Higgs is neutral and therefore cannot have electromagnetic interactions. Then how can it decay into a pair of photons? Does it mean that particles need not be charged to have electromagnetic interaction?

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    $\begingroup$ It goes through a loop with charged particles in it. $\endgroup$ – knzhou Jun 13 '18 at 12:53
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    $\begingroup$ $\pi^0$ also decays into photons.... $\endgroup$ – user178876 Jun 13 '18 at 12:53
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    $\begingroup$ This seems rather easily Googlable $\endgroup$ – John Rennie Jun 13 '18 at 13:24
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    $\begingroup$ @JohnRennie Virtually everything on this site is easily "gooleable". This is a good question compared to tons of nonsense questions that don't get downvoted. The downvote is undeserved. For example, your link does not make it clear if the decays it mentions have been actually observed, but a good answer could clarify this and other relevant matters. I believe such an answer would be helpful and thus so is the question. $\endgroup$ – safesphere Jun 13 '18 at 13:47
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    $\begingroup$ Possible duplicate of Why don’t photons interact with the Higgs field? and Can two colliding photons create a Higgs Boson?. $\endgroup$ – AccidentalFourierTransform Jun 13 '18 at 15:29

The fact that the Higgs boson is electrically neutral means that it is a singlet under the $U(1)$ electromagnetic gauge group. Since the whole Lagrangian must be a singlet as well, any coupling to the Higgs must happen through other gauge singlets.

The lowest dimension term that does this is the following $5$-dimensional term

$$\mathcal{L}_{h\gamma\gamma}\sim \left[ \frac{(2e/3)^2 N_c}{16\pi^2v} \right] h F_{\mu\nu}F^{\mu\nu}$$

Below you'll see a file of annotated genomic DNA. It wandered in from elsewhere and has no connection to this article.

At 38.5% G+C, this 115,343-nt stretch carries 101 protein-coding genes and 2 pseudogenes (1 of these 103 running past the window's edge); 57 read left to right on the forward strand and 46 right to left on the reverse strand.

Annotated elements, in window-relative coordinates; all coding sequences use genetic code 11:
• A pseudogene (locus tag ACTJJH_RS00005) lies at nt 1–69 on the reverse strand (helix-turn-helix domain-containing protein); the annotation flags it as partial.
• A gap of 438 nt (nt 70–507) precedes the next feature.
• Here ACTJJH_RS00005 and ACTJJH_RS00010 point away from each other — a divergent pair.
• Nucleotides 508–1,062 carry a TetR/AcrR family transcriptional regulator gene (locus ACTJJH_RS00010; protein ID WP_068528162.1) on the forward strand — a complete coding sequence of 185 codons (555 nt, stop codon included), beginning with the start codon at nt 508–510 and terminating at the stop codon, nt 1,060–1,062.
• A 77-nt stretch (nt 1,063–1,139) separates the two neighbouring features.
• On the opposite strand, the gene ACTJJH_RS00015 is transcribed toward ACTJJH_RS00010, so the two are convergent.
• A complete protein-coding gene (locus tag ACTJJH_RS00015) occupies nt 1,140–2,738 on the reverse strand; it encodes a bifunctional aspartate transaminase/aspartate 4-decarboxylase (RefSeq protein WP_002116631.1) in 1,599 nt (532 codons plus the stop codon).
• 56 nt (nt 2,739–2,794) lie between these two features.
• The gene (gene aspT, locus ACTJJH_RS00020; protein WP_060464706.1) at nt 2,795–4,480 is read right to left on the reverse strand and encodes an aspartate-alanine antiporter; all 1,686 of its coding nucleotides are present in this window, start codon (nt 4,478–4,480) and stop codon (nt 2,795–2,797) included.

with $N_c=3$ is the number of colors and $v = 246\, GeV$ is the Higgs vev. This term is generated by heavy particles loops. The top quark is the one that gives the biggest contribution to this decay since the coupling of the Higgs to fermions is proportional to their mass. The coefficent in front is given by dimensional analysis up to $O(1)$ numbers assuming only the top quark contribution and $m_t\gg m_h$. (NOTE: there is a really simple way of computing it exactly from the QED $\beta$-function)

Using this effective vertex you can find the decay rate of the Higgs into photons with a good accuracy. You can also do the full (but more complicated) calculation including also the W boson loop.

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    $\begingroup$ You might further point out that this type of effective action term is virtually exactly the one that allows $\pi^0\to \gamma \gamma$, with a suitable $v\to f_\pi$ and charges' replacement, to dispel canards about elementarity versus compositeness, which miss how effective lagrangians bridge the gap. $\endgroup$ – Cosmas Zachos Jun 13 '18 at 14:15
  • $\begingroup$ Could you define the terms $N_c$, $v$, and $h$? Thank you! $\endgroup$ – Rococo Jun 13 '18 at 14:53
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    $\begingroup$ @Rococo done. $h$ is the Higgs field. $\endgroup$ – FrodCube Jun 13 '18 at 14:55
  • $\begingroup$ @FrodCube So what is your conclusion? A neutral particle can have electromagnetic interaction? $\endgroup$ – SRS Jun 14 '18 at 8:47
  • $\begingroup$ @SRS yes if that particle is also coupled to something else that is electrically charged $\endgroup$ – FrodCube Jun 14 '18 at 13:31

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